The Era of Enjoying Authentic Sushi at Home: Innovations in the Frozen Sushi Market Frozen

Frozen sushi technology advancements have made it easier to enjoy authentic sushi at home. Traditional challenges of refrigerated storage, which makes the rice hard, and room temperature storage, which spoils the toppings, have been resolved by the latest freezing and thawing techniques developed by seafood wholesalers. This technology caters to a wide range of needs, including gift-giving, care facilities, and employee cafeterias, and is expected to boost fish consumption and increase the income of fishermen and wholesalers.

B&T Marine Products Company, based in Chiyoda, Tokyo, and founded by Suzu-Tomi, a tuna wholesaler at Toyosu Market in Koto, Tokyo, launched “Thawed Sushi with Hand-Warmed Rice” in May. This product uses carefully selected ingredients like domestic wild bluefin tuna, sea urchin and scallops from Hokkaido, and sea bream, all prepared by skilled sushi chefs. The sushi is rapidly frozen using a “3D freezing” technique, which cools it down to minus 40 degrees after preliminary cooling.

The sushi can be defrosted in a microwave, which is its biggest feature. President Tsutomu Suzuki developed and patented a special container. By adding water to the lower section and heating at 500 watts for two and a half minutes, then leaving it at room temperature for about 10 minutes, “the toppings remain fresh and moderately cold, while the rice is at body temperature, replicating 90% of the freshly made sushi,” according to Suzuki.

The company compared the frozen sushi to freshly made sushi at its “Tsukiji Suzutomi GINZA SIX” store. The tuna sushi, with its slightly warm rice, melts in the mouth, releasing the rich flavor and sweetness of medium fatty tuna. The lean tuna has a chewy, sticky texture with no drip, indistinguishable from fresh sushi. Although freshly made sea urchin sushi has a more distinct graininess, the frozen version maintains its shape well and has a rich, sweet sea flavor.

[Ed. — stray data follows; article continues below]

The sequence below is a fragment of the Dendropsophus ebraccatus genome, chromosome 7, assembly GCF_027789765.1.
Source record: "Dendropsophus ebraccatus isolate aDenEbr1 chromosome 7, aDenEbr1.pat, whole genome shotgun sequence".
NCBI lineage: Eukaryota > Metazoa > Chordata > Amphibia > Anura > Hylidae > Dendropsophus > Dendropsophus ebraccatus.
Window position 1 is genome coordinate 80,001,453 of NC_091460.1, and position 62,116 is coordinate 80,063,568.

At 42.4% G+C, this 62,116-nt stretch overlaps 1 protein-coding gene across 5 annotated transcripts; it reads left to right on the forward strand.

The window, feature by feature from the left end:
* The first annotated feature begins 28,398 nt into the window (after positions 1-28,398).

Priced at 5,500 yen for a pack of six pieces, it is costly but comparable sushi at their Ginza store costs around 9,000 yen. The product is available on the company’s online store, targeting special occasions and long-distance gift-giving. Suzu-Tomi, with over 60 years of experience since its Tsukiji days, believes that freezing technology can “enhance the value of fish and potentially transform the future of the fishing industry.”

Yamani Fisheries, a wholesaler in Sosa City, Chiba Prefecture, aims to revitalize the region with its frozen sushi. They developed “Boiled Clam Pressed Sushi,” using large local clams cooked in a sweet and savory sauce and quickly frozen on vinegared rice made from Chiba-grown Koshihikari. Consumers can defrost it at room temperature or with running water.

The product was pre-sold through crowdfunding and will be available on their website, “Yamani’s Kitchen,” from June. The company, having introduced Daybreak’s Art Lock Freezer in the fall of 2023, consistently sells about 40 types of frozen local fish gifts. “Freezing allows us to deliver the taste of the season nationwide. We hope consumers who enjoy our products will visit Sosa City,” says President Masaki Ito.

ONODERA Food Service, which operates the high-end sushi restaurant “Ginza Onodera,” is constructing a new frozen sushi factory in Ibaraki Prefecture, scheduled for completion in January-February 2025. They developed “Edo-style Frozen Sushi Ginza Onodera” with Daybreak, aiming to “bring the taste of Ginza to the whole country,” says Product Management Director Naoya Ishikawa.

The company began offering the same sushi ingredients as those in Ginza for catering services to nursing facilities and businesses’ meal services in the fall of 2023, ensuring safety from parasites like Anisakis due to freezing. “We refine the products based on feedback, such as elderly diners finding squid difficult to chew,” says Ishikawa. The new factory will have a production capacity of 8,000 pieces per day, and individual sales on the company’s online store will begin in 2025.

These initiatives not only enhance the value of fish through freezing technology but also hold potential for contributing to regional economic revitalization and sustainable development in the fishing industry.



Take it out of the freezer and fill container B with water up to the inner line.

Place container A, which contains the sushi taken out of the vacuum pack, on top of container B filled with water, and heat it in the microwave at 500W for 2 minutes and 30 seconds.

Take it out of the microwave, and let it sit at room temperature for 10-15 minutes with container A still on top of container B. Then it's ready to serve.

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